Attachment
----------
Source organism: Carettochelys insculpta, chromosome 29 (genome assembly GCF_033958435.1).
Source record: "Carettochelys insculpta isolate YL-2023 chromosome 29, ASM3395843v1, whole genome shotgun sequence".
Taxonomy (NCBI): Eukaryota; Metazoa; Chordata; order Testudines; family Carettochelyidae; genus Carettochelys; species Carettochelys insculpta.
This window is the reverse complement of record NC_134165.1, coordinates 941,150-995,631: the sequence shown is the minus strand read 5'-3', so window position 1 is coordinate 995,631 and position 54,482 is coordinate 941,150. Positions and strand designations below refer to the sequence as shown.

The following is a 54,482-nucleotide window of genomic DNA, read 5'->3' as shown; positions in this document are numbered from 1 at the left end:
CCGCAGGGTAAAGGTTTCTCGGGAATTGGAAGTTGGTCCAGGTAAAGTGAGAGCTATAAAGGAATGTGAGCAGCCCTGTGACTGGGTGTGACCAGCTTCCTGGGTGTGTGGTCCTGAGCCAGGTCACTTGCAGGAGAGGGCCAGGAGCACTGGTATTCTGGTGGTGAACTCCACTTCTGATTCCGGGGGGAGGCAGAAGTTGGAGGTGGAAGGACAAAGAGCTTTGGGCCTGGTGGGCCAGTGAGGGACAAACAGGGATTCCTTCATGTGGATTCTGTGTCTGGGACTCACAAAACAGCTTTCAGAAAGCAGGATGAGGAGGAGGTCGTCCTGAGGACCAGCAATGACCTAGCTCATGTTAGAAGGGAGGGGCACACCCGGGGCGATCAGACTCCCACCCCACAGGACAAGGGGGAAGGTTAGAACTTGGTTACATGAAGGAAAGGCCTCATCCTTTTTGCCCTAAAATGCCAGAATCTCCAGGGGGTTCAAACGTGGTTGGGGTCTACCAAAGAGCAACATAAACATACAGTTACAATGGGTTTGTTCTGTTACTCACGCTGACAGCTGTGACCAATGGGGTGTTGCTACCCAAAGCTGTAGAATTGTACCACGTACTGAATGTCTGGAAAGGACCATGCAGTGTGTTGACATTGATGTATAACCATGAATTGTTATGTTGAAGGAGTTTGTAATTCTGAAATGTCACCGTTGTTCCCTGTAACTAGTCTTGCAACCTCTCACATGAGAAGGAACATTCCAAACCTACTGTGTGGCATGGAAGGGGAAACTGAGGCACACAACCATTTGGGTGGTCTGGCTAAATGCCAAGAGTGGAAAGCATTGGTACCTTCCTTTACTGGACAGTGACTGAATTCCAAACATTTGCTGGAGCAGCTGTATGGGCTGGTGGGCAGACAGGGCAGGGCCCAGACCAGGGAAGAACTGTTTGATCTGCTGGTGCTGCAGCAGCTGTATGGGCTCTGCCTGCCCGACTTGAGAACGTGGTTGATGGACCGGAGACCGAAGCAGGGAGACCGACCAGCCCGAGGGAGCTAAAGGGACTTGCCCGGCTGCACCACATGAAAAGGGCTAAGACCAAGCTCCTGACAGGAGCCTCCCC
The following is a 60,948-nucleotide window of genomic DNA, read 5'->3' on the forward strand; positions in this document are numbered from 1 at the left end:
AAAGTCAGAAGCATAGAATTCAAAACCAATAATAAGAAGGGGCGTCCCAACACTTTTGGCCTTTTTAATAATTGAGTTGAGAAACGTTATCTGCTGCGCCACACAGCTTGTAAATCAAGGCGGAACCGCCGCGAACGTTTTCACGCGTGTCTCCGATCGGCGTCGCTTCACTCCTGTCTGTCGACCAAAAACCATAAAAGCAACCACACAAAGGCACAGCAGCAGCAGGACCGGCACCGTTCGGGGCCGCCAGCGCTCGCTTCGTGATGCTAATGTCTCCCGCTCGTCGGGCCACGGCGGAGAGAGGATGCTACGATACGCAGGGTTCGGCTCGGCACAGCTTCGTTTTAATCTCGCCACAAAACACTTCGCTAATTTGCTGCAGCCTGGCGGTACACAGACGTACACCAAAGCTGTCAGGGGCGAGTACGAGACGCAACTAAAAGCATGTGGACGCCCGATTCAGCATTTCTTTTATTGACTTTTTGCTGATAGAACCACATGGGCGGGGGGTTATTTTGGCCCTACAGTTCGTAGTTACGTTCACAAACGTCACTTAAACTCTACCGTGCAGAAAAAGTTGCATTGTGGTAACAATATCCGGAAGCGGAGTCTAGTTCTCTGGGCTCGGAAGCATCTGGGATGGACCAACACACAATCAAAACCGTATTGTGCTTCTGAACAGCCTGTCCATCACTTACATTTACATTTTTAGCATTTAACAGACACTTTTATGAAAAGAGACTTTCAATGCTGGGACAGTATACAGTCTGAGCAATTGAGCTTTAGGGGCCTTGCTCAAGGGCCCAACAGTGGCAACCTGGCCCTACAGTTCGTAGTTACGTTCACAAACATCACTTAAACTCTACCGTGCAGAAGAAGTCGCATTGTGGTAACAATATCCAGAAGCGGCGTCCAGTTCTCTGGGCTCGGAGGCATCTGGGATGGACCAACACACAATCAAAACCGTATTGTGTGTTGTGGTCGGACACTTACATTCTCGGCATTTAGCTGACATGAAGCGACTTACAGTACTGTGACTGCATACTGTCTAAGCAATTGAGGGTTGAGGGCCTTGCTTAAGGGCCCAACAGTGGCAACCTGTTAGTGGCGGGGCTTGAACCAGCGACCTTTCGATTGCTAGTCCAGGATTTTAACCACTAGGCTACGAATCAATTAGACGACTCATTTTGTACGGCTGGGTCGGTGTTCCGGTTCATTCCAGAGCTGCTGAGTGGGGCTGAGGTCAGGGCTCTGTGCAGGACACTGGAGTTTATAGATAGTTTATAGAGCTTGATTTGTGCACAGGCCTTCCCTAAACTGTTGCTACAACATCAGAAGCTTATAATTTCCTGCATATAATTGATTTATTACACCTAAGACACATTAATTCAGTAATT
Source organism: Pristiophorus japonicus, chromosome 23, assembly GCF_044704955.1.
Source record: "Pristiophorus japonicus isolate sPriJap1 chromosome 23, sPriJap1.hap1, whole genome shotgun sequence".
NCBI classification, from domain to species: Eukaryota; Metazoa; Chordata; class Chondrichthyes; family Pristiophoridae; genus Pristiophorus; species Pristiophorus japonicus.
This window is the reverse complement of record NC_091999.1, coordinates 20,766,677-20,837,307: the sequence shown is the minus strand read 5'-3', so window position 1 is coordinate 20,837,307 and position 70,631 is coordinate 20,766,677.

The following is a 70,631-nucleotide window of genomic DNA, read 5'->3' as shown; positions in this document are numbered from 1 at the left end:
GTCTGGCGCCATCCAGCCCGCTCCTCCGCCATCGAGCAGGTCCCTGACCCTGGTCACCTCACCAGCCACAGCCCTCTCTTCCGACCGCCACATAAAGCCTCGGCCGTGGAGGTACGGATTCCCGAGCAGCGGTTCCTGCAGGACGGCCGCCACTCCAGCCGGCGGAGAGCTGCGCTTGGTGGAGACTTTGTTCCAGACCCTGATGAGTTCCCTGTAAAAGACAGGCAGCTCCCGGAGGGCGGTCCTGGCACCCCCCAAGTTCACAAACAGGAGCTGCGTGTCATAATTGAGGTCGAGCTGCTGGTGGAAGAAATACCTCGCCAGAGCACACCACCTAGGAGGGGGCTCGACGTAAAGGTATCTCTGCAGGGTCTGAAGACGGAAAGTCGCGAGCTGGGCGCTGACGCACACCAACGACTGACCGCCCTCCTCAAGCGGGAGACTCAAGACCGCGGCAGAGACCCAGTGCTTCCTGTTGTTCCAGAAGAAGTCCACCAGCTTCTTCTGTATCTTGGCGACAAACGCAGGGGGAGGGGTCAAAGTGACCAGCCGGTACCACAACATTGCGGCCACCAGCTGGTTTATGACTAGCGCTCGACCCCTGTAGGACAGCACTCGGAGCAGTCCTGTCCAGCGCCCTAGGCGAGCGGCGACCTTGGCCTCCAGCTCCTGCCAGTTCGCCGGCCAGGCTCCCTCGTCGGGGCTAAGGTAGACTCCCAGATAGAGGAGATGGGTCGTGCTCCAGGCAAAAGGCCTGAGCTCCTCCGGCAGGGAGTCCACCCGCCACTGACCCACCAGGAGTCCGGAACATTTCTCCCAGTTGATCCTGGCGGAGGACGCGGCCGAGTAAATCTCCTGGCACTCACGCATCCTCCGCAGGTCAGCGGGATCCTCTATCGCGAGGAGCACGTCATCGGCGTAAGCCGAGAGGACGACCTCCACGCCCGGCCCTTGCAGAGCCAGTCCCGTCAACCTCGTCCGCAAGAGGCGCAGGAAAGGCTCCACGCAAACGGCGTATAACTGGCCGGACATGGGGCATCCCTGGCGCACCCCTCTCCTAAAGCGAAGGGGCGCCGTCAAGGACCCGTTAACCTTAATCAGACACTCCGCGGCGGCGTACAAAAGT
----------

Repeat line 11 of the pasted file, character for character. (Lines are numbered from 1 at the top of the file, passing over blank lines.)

NCBI classification, from domain to species: Eukaryota; Metazoa; Chordata; class Chondrichthyes; family Pristiophoridae; genus Pristiophorus; species Pristiophorus japonicus.